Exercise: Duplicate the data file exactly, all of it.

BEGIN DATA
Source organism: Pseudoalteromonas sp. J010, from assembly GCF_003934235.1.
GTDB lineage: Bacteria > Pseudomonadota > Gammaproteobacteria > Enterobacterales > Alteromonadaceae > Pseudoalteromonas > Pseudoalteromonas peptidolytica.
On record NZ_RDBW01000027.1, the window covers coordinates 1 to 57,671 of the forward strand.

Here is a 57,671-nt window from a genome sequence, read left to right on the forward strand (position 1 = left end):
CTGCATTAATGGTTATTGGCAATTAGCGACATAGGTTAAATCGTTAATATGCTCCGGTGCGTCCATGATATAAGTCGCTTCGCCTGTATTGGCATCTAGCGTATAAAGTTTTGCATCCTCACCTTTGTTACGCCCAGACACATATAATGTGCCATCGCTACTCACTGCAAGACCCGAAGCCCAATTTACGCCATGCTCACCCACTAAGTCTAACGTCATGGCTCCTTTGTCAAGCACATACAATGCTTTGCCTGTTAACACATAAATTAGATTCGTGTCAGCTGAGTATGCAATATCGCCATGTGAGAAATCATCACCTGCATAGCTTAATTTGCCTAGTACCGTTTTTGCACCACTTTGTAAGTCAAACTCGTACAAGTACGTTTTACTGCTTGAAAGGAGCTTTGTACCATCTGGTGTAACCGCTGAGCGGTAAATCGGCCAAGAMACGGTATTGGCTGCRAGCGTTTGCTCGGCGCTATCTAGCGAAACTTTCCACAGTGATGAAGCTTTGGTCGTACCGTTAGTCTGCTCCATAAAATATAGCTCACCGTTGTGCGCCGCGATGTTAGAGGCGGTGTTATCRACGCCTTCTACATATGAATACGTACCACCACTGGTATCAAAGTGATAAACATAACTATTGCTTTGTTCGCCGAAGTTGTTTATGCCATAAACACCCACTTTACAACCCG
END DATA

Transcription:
Source organism: Pseudoalteromonas sp. J010, from assembly GCF_003934235.1.
GTDB lineage: Bacteria > Pseudomonadota > Gammaproteobacteria > Enterobacterales > Alteromonadaceae > Pseudoalteromonas > Pseudoalteromonas peptidolytica.
On record NZ_RDBW01000027.1, the window covers coordinates 1 to 57,671 of the forward strand.

Here is a 57,671-nt window from a genome sequence, read left to right on the forward strand (position 1 = left end):
CTGCATTAATGGTTATTGGCAATTAGCGACATAGGTTAAATCGTTAATATGCTCCGGTGCGTCCATGATATAAGTCGCTTCGCCTGTATTGGCATCTAGCGTATAAAGTTTTGCATCCTCACCTTTGTTACGCCCAGACACATATAATGTGCCATCGCTACTCACTGCAAGACCCGAAGCCCAATTTACGCCATGCTCACCCACTAAGTCTAACGTCATGGCTCCTTTGTCAAGCACATACAATGCTTTGCCTGTTAACACATAAATTAGATTCGTGTCAGCTGAGTATGCAATATCGCCATGTGAGAAATCATCACCTGCATAGCTTAATTTGCCTAGTACCGTTTTTGCACCACTTTGTAAGTCAAACTCGTACAAGTACGTTTTACTGCTTGAAAGGAGCTTTGTACCATCTGGTGTAACCGCTGAGCGGTAAATCGGCCAAGAMACGGTATTGGCTGCRAGCGTTTGCTCGGCGCTATCTAGCGAAACTTTCCACAGTGATGAAGCTTTGGTCGTACCGTTAGTCTGCTCCATAAAATATAGCTCACCGTTGTGCGCCGCGATGTTAGAGGCGGTGTTATCRACGCCTTCTACATATGAATACGTACCACCACTGGTATCAAAGTGATAAACATAACTATTGCTTTGTTCGCCGAAGTTGTTTATGCCATAAACACCCACTTTACAACCCG